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The substance, ecabet sodium, is derived from pine resin.
A research team from the University of Newcastle-upon-Tyne found that the white power reduces the activity of pepsin, the chemical blamed for causing some ulcers.
When added to gastric juices in the lab, the extract caused a thickening of the mucus that lines the stomach and protects it from acid attack.
Scientists also discovered the powder reduced the survival time of another type of bacteria that causes ulcers, acting much like an antibiotic.
People with stomach ulcers are prone to esophageal reflux — when gastric juices pass the valve at the top of the stomach and irritate the lining of the gullet.
It's believed acid reflux is caused by a variety of factors, mostly dietary. Too much alcohol, fried or fatty foods, coffee and spicy foods can contribute to the problem.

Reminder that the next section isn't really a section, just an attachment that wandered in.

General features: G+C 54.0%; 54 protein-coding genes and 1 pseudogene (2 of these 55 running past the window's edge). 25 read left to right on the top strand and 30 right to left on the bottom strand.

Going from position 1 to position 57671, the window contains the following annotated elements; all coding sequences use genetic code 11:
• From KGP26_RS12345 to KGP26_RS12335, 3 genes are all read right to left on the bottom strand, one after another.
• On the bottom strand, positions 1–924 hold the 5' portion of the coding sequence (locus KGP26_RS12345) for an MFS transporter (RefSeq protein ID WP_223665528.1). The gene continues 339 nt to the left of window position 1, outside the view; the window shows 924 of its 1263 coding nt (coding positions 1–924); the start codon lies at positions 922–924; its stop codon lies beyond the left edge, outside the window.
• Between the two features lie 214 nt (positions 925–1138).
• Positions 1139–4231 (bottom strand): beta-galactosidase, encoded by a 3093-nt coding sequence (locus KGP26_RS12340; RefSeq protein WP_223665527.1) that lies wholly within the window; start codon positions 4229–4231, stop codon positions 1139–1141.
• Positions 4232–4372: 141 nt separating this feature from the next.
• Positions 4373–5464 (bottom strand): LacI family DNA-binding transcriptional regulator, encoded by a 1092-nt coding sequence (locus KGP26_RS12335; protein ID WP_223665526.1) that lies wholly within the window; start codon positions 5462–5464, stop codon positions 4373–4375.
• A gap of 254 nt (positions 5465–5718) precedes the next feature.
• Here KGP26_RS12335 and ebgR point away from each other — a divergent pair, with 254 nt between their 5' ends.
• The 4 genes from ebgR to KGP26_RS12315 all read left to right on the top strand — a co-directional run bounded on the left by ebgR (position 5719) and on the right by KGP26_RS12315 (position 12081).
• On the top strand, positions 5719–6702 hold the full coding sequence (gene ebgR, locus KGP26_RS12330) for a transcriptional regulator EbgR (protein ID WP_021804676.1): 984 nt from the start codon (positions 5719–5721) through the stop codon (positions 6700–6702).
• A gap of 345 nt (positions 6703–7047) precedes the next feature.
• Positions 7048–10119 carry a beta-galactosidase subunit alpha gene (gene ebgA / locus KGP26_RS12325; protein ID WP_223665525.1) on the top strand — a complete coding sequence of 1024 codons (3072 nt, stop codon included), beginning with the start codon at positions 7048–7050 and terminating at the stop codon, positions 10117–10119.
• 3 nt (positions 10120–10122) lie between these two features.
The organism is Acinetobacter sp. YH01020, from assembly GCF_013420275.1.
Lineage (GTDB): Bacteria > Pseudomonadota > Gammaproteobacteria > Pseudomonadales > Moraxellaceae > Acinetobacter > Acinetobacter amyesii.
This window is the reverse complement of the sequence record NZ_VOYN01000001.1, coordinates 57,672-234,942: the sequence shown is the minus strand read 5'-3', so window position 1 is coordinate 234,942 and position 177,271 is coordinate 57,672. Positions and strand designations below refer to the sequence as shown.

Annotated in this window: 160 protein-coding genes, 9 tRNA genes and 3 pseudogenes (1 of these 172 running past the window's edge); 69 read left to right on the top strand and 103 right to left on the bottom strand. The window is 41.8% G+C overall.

Ecabet sodium has been prescribed by some therapists as an alternative to acid-control drugs for the treatment of reflux. This study may help patients who may want a more natural solution to their problem.
"Doctors often prescribe drugs which stop acid production...but some medical experts are worried there may be side effects on patients who take the drug daily for many years," says lead researcher Dr. Jeff Pearson.
Doctors say long-term use of antacids can result in diarrhea and a buildup of magnesium in the body. Too much magnesium can be serious for people with kidney disease.
Post Edited (phil-uk) : 8/17/2012 8:31:04 AM (GMT-6)
Post Edited (phil-uk) : 8/22/2012 4:58:31 PM (GMT-6)